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Judas Priest

Rocka Rolla

Review by Gary Hill

I know there are a lot of people who just plain disregard this Judas Priest album because the sound is so different. That’s a mistake. I also remember that way back when I used to think that the first Black Sabbath album was that group interpreting Cream and this album was Judas Priest interpreting the first Black Sabbath disc. There is a certain amount of truth to that analogy, but it is certainly over-simplified. Both Priest and Sabbath cut their teeth on the same bands in their formative times. They bumped around with the same musicians. These things lead their first discs to have definite similarities. The Priest sound that we came to know and love on subsequent releases shows up throughout this album. Sure the production might be a bit understated. Halford’s vocals are too low in the mix. There is some great music here nonetheless. I highly recommend that anyone who enjoys the music of Judas Priest should check this one out – not just because it’s a great historical document, but also because there is some great music here. It might not feel like Judas Priest at times, but it’s still excellent stuff. I should also mention that this album has been released in several different formats and with two different covers. For some reason I’ve always liked this one best – although the other one is more typical Priest.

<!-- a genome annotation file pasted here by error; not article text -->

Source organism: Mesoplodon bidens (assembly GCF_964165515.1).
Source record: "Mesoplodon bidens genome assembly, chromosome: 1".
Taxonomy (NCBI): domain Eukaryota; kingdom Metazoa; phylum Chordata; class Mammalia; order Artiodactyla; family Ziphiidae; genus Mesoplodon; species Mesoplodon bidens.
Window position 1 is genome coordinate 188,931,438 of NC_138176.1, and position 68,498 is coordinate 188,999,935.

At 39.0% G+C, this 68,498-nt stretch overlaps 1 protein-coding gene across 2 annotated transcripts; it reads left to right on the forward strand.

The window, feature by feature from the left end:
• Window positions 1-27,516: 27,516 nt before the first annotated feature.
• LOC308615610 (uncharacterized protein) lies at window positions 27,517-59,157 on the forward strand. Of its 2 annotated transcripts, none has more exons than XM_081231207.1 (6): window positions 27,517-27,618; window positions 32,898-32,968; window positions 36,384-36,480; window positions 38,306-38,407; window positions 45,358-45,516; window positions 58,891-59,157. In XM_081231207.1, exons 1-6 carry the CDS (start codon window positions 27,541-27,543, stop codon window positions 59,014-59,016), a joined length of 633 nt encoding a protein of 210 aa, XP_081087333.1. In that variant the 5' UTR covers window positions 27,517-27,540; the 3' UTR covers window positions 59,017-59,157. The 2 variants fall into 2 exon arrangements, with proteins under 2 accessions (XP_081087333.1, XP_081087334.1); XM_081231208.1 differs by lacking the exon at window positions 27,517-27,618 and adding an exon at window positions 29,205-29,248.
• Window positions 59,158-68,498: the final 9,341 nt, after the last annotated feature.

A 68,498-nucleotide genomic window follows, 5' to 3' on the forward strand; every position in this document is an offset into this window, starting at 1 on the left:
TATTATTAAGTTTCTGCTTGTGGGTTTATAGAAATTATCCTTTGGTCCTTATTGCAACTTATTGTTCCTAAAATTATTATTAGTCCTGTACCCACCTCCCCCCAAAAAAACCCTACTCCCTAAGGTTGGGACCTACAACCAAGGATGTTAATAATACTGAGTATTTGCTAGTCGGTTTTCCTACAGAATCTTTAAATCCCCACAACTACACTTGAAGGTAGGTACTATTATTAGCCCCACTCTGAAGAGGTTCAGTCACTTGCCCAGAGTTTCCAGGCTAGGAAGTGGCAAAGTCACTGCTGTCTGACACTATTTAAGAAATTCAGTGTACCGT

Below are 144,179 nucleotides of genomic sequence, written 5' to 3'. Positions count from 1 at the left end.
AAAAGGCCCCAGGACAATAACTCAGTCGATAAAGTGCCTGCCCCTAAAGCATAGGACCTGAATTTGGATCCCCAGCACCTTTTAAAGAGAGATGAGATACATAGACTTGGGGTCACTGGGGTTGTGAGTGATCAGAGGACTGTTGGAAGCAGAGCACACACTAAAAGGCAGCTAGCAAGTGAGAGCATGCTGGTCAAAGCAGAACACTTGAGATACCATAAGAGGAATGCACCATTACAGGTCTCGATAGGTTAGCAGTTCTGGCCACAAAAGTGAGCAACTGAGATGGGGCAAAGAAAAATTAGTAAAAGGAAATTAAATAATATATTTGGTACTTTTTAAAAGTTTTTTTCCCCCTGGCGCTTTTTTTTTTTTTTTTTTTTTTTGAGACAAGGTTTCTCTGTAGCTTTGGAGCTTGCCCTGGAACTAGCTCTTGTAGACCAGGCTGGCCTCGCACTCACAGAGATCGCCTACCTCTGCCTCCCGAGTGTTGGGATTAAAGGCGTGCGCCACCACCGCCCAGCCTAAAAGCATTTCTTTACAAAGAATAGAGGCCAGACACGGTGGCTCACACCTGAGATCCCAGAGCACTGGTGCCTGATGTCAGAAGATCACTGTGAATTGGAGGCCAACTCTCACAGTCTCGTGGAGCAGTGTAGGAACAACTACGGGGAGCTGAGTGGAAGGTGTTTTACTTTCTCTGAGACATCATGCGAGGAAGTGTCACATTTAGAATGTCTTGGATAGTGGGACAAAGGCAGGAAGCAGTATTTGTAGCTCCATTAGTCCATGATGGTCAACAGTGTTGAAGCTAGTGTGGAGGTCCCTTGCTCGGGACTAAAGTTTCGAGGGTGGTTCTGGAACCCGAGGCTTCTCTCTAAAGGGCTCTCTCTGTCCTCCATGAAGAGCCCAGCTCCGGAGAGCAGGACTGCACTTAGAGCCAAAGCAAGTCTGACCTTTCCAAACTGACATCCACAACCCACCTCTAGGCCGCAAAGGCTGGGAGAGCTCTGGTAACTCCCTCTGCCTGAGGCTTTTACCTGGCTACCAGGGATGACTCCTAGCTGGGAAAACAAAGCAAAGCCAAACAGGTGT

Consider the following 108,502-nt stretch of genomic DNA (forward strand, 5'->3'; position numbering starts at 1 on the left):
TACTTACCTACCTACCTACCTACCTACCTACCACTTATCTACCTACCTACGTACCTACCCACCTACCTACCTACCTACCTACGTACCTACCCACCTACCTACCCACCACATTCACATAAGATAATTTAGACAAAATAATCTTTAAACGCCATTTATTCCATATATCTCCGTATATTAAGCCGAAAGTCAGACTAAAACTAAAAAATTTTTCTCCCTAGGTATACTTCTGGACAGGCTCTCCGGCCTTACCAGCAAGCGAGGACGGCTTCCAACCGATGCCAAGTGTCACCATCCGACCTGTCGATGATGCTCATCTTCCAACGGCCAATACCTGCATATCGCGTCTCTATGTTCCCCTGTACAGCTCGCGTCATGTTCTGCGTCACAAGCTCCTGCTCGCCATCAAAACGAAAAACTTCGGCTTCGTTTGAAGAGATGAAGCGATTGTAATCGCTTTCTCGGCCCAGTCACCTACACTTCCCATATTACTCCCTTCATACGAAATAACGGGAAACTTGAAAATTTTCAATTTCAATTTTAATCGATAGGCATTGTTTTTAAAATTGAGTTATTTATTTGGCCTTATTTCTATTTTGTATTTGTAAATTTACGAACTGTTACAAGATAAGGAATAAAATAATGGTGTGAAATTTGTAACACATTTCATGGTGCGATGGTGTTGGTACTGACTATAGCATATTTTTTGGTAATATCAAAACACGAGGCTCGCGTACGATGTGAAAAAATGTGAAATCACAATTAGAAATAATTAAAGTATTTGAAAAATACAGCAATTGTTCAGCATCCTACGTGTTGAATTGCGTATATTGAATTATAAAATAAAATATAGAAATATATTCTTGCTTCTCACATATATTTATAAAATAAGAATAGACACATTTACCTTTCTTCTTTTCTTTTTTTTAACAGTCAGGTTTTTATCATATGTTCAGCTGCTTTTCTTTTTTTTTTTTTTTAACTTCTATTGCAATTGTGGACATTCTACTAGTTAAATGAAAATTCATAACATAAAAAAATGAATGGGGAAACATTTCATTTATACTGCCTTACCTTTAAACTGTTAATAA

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Track by Track Review
One for the Road
The bluesy elements are all over this. It has a definite Black Sabbath feeling to it, but there are definite signs of the Priest that was to come. The vocals are too far down in the mix for a Judas Priest song, but there are some trademark Halfordisms here and there.
Rocka Rolla
The riff that makes this one up is more typical of what Judas Priest would be doing on the next few discs. In fact, minus the bluesy touches that are on this (including the harmonica) and with a more pronounced vocal line in the arrangement I could imagine this fitting onto something like Hell Bent For Leather (Killing Machine for those non US folks). This is one of the strongest cuts on the disc and I love the fact that there are points where the guitar is soloing alongside the vocals (not put off into its own little compartment).
Winter/Deep Freeze/Winter Retreat/Cheater

This epic suite is lain out across several tracks on some copies of this CD while it is one track on others. Either way it leads off with weird backwards tracked and processed textures and voices. It screams out after a time in a slow moving jam that feels like it could fit on Sad Wings of Destiny. A crescendo gives way to a short drum solo and then the guitar comes in with a decidedly Sabbath-like riff – of course, it’s still got a Priest sort of feeling to it. They bring it back to the song proper from there after a while. Around the two and a half minute mark this is worked out into a weird sort of feedback and distortion laden jam that’s a bit like the center portion of Rush’s “By-Tor and the Snowdog” meets the noise section of Priest’s “Sinner.” This gets very strange (but also very cool) as bits of sound come across feeling like the growling of some savage beast. In a stark contrast the group move into a melodic balladic motif from there with sung vocals. This again feels like early Priest meets Rush. This has an almost prog rock texture to it and serves a great contrast/grounding in comparison to the odd elements and harsh nature of what came before. This gives way to the straight-ahead Priest does blues rock treatment of “Cheater.” We get more harmonica on this one.  It may be unusual for Priest, but it’s also very tasty.